Where We Are Now (1)
If nothing else, the election of Donald Trump to the Presidency has clarified what was before a murky situation. For, prior to this event it appears that the Republican elite’s top priority was to conserve the idea that beneath all of our policy differences there existed a common creed spanning the Progressive-Conservative divide. Yes, we may disagree vehemently on means, but, so they believed, we were all pursuing common ends, and valued our common heritage.
Thus, for the past thirty years Republican elites have stressed their willingness to “cross the aisle” to work with their Democratic opponents. There is nothing inherently wrong with this idea. However, so determined were they to preserve the idea of national cohesion that they actively refused to notice that “compromise” usually meant conservatives compromising their core values to move towards progressives. As I have previously noted, even the most ardent Republican “bi-partisaners” suffered vile political and personal attack if they were contending with an accredited progressive in an election.
The patience of non-progressives towards “bi-partisanship” likely ran out with the 2012 Republican nomination of Mitt Romney for President. For, here was a man of manifest good intentions and manners who had successfully governed a “blue” state (Massachusetts) as a Republican. Yet, this man was systematically slandered in the Presidential campaign to such effect that he ended up reviled by a plurality of the population.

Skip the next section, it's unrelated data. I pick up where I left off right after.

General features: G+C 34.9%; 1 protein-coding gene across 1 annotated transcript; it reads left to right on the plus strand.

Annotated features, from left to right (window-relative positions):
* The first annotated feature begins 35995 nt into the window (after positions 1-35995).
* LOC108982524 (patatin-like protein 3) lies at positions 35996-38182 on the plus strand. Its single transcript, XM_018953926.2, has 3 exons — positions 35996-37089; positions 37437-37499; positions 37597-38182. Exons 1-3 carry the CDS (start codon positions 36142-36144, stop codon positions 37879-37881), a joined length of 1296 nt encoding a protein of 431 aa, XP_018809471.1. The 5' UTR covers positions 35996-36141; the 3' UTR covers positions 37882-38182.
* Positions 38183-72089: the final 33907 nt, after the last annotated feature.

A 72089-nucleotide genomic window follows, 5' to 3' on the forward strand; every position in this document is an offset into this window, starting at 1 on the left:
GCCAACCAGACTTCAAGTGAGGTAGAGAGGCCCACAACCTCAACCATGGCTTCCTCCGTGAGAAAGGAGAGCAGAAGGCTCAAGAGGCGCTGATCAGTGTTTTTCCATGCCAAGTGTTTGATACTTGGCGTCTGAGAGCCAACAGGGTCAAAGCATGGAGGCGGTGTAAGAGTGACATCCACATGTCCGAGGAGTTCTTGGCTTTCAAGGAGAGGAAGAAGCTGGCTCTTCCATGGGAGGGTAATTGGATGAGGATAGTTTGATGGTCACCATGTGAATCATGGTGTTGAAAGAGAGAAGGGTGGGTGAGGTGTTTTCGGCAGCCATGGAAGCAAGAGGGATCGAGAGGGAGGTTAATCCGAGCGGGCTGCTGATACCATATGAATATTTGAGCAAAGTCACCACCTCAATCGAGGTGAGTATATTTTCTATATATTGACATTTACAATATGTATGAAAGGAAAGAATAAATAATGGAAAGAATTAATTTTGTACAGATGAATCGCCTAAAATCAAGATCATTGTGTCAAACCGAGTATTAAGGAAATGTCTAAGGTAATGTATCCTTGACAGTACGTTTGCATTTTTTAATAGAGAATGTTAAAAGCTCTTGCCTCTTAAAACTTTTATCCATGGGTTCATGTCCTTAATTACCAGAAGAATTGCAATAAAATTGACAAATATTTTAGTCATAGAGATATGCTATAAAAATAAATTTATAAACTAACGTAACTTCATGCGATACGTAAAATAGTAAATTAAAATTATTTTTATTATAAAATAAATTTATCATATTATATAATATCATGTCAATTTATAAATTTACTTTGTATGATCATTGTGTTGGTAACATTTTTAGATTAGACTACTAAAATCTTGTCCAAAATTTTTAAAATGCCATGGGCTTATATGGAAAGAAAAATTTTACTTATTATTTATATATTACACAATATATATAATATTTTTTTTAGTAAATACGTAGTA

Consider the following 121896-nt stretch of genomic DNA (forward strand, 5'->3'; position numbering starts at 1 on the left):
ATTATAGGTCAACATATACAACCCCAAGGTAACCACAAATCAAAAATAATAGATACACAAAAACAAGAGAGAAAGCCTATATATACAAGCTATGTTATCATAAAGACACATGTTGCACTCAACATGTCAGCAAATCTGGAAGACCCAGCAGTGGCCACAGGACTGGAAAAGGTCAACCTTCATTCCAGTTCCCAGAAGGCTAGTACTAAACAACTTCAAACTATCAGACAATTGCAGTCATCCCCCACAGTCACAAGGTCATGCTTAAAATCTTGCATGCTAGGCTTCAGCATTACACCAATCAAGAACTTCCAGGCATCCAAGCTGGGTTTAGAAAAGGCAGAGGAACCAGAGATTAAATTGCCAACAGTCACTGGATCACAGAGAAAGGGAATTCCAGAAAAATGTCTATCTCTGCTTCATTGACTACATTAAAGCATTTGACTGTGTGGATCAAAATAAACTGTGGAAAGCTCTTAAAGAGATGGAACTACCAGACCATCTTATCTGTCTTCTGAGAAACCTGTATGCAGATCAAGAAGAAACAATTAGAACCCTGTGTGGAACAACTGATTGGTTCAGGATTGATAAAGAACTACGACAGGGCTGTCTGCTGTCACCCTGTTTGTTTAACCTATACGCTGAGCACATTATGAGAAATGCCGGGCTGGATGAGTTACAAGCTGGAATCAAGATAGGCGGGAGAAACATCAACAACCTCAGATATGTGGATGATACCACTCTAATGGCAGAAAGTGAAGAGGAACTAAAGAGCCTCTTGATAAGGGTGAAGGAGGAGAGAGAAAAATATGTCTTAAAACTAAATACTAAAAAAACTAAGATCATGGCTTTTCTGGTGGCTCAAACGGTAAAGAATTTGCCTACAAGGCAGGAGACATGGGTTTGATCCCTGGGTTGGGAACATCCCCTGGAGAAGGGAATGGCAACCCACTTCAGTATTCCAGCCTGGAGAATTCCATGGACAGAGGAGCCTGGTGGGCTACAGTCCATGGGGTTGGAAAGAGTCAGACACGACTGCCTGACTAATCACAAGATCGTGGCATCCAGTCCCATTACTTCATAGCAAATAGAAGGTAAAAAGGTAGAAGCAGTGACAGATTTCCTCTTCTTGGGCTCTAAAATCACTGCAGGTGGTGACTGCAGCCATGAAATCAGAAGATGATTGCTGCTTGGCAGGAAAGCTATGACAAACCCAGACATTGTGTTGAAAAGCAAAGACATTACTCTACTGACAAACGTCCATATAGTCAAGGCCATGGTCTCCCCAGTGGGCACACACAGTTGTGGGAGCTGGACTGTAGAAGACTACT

Why then shouldn’t citizens who opposed the progressive project conclude that it was a losing proposition to nominate nice, bi-partisan guys for the Presidency. For, as I have previously pointed out:
No, after eight years of abuse the electorate that opposes Progressive policies decided that only a bare-knuckled street fighter was capable of winning back the Presidency. They nominated Mr. Trump, supported him through thick-and-thin and turned out to vote him into office.
So, if you are wondering how we ended up with a man of Donald Trump’s character in the White House, my above answer holds.
Looking back on the 2016 Republican primaries, it’s clear to me now that Mr. Trump won by sequentially exposing each opposing Republican candidate as a wimp. Thus, what I and many others saw as cruel, uncouth behavior actually had a rational purpose. Most of the other Republican candidates said that they were tho one who could effectively oppose the progressive movement. By showing that they would wilt under cruel attack Mr. Trump demonstrated that they, like Mitt Romney, would collapse under the far more powerful attacks of the Democratic media-political machine.
If progressives and Republican elitists are appalled by Mr. Trump’s victory then they need only look to themselves for the reason. For, they had built a culture in which progressives were free to engage in the most savage and dishonest attacks on their opponents while elite Republicans cowered in fear before them.
This is the description of an unofficial quasi-caste system (based on family, education and outlook), where the progressive left sits at the absolute top and elite Republicans get to occupy (as long as they behave properly towards their betters) the next lower rung. Far, far below them sit the unwashed masses of citizens — ignorant, stupid and immoral. How dare this low caste rise up and elect someone who intends to represent their interests!
What are the interests of those who elected Donald Trump to the presidency will be discussed next.